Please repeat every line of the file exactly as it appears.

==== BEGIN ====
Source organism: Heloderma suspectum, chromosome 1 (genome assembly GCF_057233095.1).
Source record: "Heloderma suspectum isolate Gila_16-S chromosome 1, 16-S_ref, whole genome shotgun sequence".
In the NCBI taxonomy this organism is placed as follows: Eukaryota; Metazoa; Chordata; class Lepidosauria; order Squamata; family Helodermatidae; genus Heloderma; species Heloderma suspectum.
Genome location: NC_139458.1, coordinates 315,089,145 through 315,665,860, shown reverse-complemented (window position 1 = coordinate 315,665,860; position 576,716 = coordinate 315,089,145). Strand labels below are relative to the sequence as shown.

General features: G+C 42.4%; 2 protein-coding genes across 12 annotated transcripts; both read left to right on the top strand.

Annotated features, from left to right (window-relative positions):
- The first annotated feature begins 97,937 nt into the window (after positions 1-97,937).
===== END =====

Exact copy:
Source organism: Heloderma suspectum, chromosome 1 (genome assembly GCF_057233095.1).
Source record: "Heloderma suspectum isolate Gila_16-S chromosome 1, 16-S_ref, whole genome shotgun sequence".
In the NCBI taxonomy this organism is placed as follows: Eukaryota; Metazoa; Chordata; class Lepidosauria; order Squamata; family Helodermatidae; genus Heloderma; species Heloderma suspectum.
Genome location: NC_139458.1, coordinates 315,089,145 through 315,665,860, shown reverse-complemented (window position 1 = coordinate 315,665,860; position 576,716 = coordinate 315,089,145). Strand labels below are relative to the sequence as shown.

General features: G+C 42.4%; 2 protein-coding genes across 12 annotated transcripts; both read left to right on the top strand.

Annotated features, from left to right (window-relative positions):
- The first annotated feature begins 97,937 nt into the window (after positions 1-97,937).